Yongsheng Tong
On the Structure of Animal community and Ecological Environment in Inner Mongolia petroglyph: the case of comparison between Yinshan and Ulanqab petroglyph

The petroglyph of the animal theme is illustration of ancient animals in Inner Mongolia. Comparing the structures of animal community in petroglyph, we can discover the distribution of animal which existed in the same region and infers the changing process of the environment in different periods.

Ni Genjin
On the Research and Spreading of Cassava in South China During the Anti-Japanese War

Cassava , a kind of American crop, came to South China as late as the beginning of Daoguang reign , the Qing Dynasty. It spread slowly in South China, but during the Anti-Japanese War it developed more quickly than before. As for the reason, it was because the main grain-growing areas and the ports for importing foreign rice were occupied by Japanese Army, causing starve among the army and civilians of Guangdong and Guangxi, where grain were rare originally. In order to solve the grain crisis, the Republic provincial government, while laying emphasis on the rice production, pushed forward the growing of cassava, which could give high output, grow easily, without demanding good earth. First, the agricultural experts of Guangdong and Guangxi began the experimental activity on cassava, including the test of cassava poison,the increasing of cassava output, the multiple usage of cassava. In Guangdong, the experts were Liang Guangshang, He Xueyi, Cen Nianci and in Guangxi, Li Youkai, Huang Ruilun and Zhang Zhongge. Their work built up the first climax of Chinese cassava research. At the same time of cassava research, the provincial and county governments in Guangdong and Guangxi launched the cassava spreading activity. They put out the cassava growing rules, explaining cassava growing and gave out the cassava seeds, which raised the planting areas and the out put of cassava in South China. Fengshun county became the top county of cassava and Liu Yulun became the “ cassava magistrate”. During the Anti-Japanese War, the research and spread of cassava in South China not only increased the grain and industry material for the military activity in South China, but also gained the experience and technology for the cassava industry for the People’s Republic of China in the future.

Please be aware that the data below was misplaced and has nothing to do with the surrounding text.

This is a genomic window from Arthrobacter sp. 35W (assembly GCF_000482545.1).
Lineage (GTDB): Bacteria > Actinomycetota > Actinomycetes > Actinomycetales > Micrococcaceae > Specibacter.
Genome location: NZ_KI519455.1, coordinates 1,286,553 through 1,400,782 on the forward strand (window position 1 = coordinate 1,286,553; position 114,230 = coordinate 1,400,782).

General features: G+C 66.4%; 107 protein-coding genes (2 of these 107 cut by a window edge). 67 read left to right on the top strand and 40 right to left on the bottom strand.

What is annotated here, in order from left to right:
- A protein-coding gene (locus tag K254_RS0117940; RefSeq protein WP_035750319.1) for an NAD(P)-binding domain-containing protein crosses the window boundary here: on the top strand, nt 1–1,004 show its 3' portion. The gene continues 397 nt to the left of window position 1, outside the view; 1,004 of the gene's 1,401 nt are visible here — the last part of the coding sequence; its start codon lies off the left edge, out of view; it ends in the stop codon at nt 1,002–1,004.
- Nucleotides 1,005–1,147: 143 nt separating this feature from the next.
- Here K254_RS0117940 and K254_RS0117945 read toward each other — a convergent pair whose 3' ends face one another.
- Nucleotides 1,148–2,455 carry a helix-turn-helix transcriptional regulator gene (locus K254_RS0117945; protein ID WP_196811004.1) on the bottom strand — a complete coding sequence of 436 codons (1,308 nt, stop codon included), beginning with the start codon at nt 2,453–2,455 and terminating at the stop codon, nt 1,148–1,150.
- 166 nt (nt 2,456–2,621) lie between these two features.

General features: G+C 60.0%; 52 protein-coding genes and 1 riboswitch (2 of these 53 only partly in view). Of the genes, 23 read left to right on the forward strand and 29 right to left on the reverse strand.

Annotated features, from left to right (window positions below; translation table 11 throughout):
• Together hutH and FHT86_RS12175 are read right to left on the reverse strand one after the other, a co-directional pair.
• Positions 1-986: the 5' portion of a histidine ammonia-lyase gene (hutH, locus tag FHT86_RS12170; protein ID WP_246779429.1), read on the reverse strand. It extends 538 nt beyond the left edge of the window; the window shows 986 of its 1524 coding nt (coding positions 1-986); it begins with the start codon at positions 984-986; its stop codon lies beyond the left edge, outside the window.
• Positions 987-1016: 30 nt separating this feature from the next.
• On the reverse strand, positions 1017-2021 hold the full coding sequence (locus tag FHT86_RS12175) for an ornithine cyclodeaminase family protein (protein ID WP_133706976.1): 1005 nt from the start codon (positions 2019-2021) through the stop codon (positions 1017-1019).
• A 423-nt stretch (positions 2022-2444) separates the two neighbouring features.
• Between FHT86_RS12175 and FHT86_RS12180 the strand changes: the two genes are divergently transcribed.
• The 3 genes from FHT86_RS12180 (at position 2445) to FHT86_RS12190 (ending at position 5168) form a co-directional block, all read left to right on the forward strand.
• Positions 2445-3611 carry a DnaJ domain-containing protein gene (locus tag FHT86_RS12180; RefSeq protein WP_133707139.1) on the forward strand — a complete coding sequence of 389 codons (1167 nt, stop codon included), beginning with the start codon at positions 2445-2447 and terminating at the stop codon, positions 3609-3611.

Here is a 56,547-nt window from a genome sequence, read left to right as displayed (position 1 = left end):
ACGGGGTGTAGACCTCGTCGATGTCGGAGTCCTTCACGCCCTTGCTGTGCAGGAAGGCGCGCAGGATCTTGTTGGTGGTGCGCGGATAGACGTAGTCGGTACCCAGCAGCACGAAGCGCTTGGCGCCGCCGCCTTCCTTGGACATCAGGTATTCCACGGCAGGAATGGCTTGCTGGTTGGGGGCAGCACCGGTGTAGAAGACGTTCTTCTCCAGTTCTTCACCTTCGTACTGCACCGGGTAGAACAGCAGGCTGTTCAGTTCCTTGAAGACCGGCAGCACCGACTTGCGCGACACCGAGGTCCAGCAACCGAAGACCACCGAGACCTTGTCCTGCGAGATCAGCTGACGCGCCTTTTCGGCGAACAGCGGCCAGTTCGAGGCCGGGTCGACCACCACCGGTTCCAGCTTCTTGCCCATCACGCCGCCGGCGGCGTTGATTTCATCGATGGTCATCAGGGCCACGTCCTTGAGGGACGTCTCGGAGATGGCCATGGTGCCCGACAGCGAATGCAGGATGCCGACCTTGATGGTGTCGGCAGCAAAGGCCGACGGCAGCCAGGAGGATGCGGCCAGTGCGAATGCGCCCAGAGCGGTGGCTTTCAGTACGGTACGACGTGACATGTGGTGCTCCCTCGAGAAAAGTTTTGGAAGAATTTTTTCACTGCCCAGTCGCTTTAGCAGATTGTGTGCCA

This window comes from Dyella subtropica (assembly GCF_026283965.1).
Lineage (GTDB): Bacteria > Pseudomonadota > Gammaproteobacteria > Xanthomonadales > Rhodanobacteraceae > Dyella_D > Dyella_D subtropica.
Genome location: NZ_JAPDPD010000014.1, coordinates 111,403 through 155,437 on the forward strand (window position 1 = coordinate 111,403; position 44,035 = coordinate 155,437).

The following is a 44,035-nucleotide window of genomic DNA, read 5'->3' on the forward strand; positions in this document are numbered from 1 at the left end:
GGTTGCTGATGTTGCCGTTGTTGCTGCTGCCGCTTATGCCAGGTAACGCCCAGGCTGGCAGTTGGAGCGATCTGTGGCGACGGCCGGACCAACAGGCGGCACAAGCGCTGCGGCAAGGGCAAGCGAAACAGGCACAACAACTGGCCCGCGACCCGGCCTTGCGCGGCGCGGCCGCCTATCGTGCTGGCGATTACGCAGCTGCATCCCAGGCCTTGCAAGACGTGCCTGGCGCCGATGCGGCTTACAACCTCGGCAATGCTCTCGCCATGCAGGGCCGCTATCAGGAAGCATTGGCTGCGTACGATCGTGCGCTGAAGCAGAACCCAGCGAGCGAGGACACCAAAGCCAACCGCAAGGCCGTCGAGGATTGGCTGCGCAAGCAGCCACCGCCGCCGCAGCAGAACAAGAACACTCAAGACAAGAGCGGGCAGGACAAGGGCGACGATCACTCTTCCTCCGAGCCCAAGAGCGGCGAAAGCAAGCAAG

Liu Xinqiu
The Origin of Tea and Diffusion of Tea Drinking Culture in the World

The origin of tea is from southwest of China, and Sichuan region in southwest China is the origin of tea culture. Tea and tea culture developed from being endemic beverage to Sichuan into one of the three most popular alcohol-free beverage in the world, which has experienced three stages: (1) diffuse from Sichuan to the Yangtze Basin and some areas in the middle and lower Yellow River (316 BC-581 AD); (2) diffuse from the Yangtze Basin to the whole nation and Asia (581-1368); (3) diffuse from China to the world (1368-1911). Rich and colorful tea cultures have been formed through the process of communication and intergration with the local culture. Among different kinds of tea cultures, Japanese tea culture inherits the core of Chinese classical tea culture, which is the representative of the oriental tea culture; British-style afternoon tea merged European and British culture into the tea culture, which is the essence of the western tea culture.

Siming Wang and Xinsheng Li
Sources and Dissemination of information about Chinese Deforestation in the American President’s Annual Message to Congress in 1908

On December 8th 1908, US President Theodore Roosevelt used a series of photos on forest destruction and soil erosion in northern China to proof the significance of forests protection in his last message to the Congress and hoped that the United States would draw a lesson from China’s deforestation, take further measures to protect the forest. The speech and the graphics used by it were quickly spread by Chinese and foreign scholars and became an important page in the modern Sino-US forestry exchange. So, what channel does the information about the forest situation in northern China come from? And why is it quickly spread by scholars? What is the path of dissemination? This dissemination process was elaborated in detail using a large number of original English documents and pictures in this paper.